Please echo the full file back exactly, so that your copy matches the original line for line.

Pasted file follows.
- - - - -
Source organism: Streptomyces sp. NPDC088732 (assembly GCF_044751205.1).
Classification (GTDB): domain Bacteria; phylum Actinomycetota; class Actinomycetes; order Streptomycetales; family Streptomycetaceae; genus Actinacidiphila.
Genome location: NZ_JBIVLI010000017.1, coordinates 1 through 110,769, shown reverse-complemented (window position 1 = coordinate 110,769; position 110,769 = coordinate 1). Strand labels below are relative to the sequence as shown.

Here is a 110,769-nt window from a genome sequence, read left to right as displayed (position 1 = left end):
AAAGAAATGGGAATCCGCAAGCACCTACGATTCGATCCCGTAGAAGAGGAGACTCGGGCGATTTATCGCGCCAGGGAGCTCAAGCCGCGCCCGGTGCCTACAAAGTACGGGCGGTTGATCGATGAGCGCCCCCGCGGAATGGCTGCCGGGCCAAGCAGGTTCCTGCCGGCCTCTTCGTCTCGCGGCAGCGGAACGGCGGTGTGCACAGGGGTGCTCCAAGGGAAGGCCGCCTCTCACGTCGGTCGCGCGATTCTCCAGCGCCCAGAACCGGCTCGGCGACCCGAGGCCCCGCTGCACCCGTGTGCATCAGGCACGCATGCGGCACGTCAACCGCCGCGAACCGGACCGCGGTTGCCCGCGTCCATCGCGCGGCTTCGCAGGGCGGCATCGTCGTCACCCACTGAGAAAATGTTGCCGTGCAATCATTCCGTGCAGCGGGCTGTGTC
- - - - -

Source organism: Streptomyces sp. NPDC088732 (assembly GCF_044751205.1).
Classification (GTDB): domain Bacteria; phylum Actinomycetota; class Actinomycetes; order Streptomycetales; family Streptomycetaceae; genus Actinacidiphila.
Genome location: NZ_JBIVLI010000017.1, coordinates 1 through 110,769, shown reverse-complemented (window position 1 = coordinate 110,769; position 110,769 = coordinate 1). Strand labels below are relative to the sequence as shown.

Here is a 110,769-nt window from a genome sequence, read left to right as displayed (position 1 = left end):
AAAGAAATGGGAATCCGCAAGCACCTACGATTCGATCCCGTAGAAGAGGAGACTCGGGCGATTTATCGCGCCAGGGAGCTCAAGCCGCGCCCGGTGCCTACAAAGTACGGGCGGTTGATCGATGAGCGCCCCCGCGGAATGGCTGCCGGGCCAAGCAGGTTCCTGCCGGCCTCTTCGTCTCGCGGCAGCGGAACGGCGGTGTGCACAGGGGTGCTCCAAGGGAAGGCCGCCTCTCACGTCGGTCGCGCGATTCTCCAGCGCCCAGAACCGGCTCGGCGACCCGAGGCCCCGCTGCACCCGTGTGCATCAGGCACGCATGCGGCACGTCAACCGCCGCGAACCGGACCGCGGTTGCCCGCGTCCATCGCGCGGCTTCGCAGGGCGGCATCGTCGTCACCCACTGAGAAAATGTTGCCGTGCAATCATTCCGTGCAGCGGGCTGTGTC